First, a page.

It’s not hard to spot a correlation between literary genius and a love for booze. From Socrates to Lord Byron and Hemingway, many of history’s greatest wordsmiths have been known to turn to the bottle for inspiration, consolation, and catastrophe. So there’s no shortage of world-class prose glorifying the splendors of drink-fueled revelry. As F. Scott Fitzgerald once wrote, “Here’s to alcohol, the rose colored glasses of life.”
This month, the book-loving bartenders at Pouring Ribbons, a cocktail institution of New York City’s East Village, are reversing that flow with a “moody author”-inspired menu that pays homage to the likes of the Penny Dreadful serials, Bram Stoker’s Dracula, and even the wistful lyrics of Smiths frontman Morrissey. The third installment of their thematic menu series (previously: California’s famed Route 66 and the Silk Road) was spearheaded by partner and head bartender Joaquín Simó and brought to life through a collective effort among the bar’s staff. The goal, according to partner Jason Cott, was to show how a cocktail can function like a piece of writing with a narrative arc.
“Interpreting a literary work is similar to breaking down a good cocktail,” explains Cott. “They both require an interesting hook to draw the attention of the participant, but the main body should be of a highly substantive quality to ensure the sustained enjoyment of the guest for repeat sessions.”
The menu’s 19 drinks include a nod to the original Grimms’ fairy tale “Little Snow White,” while the Iron Slippers cocktail by bartender Shannon Tebay layers a Laird’s apple brandy Manhattan with Pierre Ferand dry curaçao and Don Ciccio & Figli Nocino, a dark walnut liqueur. The garnish, a fan of smoking apple slices, represents the evil queen’s red-hot iron shoes.
Then there’s Lovage Will Tear Us Apart, a savory take on the Queens Park Swizzle that offsets El Tesoro Platinum tequila with celery-like lovage, floral riesling syrup, and vanilla-laced Galliano. The drink derives its name, in all its punny glory, from the Joy Division song “Love Will Tear Us Apart,” which was also inscribed on singer-lyricist Ian Curtis’ tombstone following his untimely suicide.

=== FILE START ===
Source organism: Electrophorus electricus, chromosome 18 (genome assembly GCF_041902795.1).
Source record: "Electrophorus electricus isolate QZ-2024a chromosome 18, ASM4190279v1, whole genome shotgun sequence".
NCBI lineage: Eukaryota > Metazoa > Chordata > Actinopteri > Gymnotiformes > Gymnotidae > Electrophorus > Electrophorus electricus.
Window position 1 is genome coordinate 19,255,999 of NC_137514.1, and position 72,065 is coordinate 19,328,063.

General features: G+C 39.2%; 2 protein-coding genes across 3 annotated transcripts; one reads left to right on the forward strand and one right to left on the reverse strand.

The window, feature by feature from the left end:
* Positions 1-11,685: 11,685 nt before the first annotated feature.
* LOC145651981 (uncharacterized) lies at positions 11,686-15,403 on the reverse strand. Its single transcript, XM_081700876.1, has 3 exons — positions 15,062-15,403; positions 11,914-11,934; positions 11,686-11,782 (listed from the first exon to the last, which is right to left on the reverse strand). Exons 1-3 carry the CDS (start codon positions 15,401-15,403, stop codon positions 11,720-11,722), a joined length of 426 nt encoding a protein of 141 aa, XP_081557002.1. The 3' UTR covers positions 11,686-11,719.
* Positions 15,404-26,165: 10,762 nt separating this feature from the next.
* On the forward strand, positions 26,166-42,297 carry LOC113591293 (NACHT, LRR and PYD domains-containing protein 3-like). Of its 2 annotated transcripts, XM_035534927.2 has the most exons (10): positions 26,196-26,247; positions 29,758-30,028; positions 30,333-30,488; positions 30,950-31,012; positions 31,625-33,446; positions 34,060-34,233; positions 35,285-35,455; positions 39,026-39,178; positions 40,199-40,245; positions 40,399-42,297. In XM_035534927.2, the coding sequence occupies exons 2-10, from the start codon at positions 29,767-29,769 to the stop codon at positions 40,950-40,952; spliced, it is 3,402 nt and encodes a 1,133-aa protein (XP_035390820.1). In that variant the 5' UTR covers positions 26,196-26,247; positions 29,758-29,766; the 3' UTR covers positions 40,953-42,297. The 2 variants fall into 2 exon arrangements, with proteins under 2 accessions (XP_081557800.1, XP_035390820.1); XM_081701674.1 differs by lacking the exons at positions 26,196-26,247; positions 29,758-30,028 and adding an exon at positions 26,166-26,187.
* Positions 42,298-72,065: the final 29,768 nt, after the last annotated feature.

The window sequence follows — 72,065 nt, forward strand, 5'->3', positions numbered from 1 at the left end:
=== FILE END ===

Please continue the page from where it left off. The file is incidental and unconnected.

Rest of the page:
Perhaps the moodiest of all is the Heart of Darkness, an allusion to the 1899 Joseph Conrad novella of the same name, which combines blanco tequila with mezcal, lime, raspberry, and a splash of activated charcoal to turn the drink an ominous inky black.
Themed cocktail menus like Pouring Ribbons’ have been getting more common and creative of late, both in terms of drinks and the paper-and-ink menus on which they’re presented. In New York City, The Dead Rabbit has won acclaim for its series of graphic novel presentations, while menu pages at Nitecap offer cute crossword puzzles and games. Design is just as involved at San Francisco’s Trick Dog, where the list of drinks has taken on forms ranging from Pantone paint swatches to Zodiac horoscope wheels, and at Chicago’s The Drifter, where cocktails are offered on individual tarot-inspired cards. For Pouring Ribbons’ physical menu, Amanda Elder replicated the weathered textures and illustrations found in various antique books, which are interspersed with notable quotes from the various authors.
Check out more photos below and head to Pouring Ribbons to sip on some moody cocktails.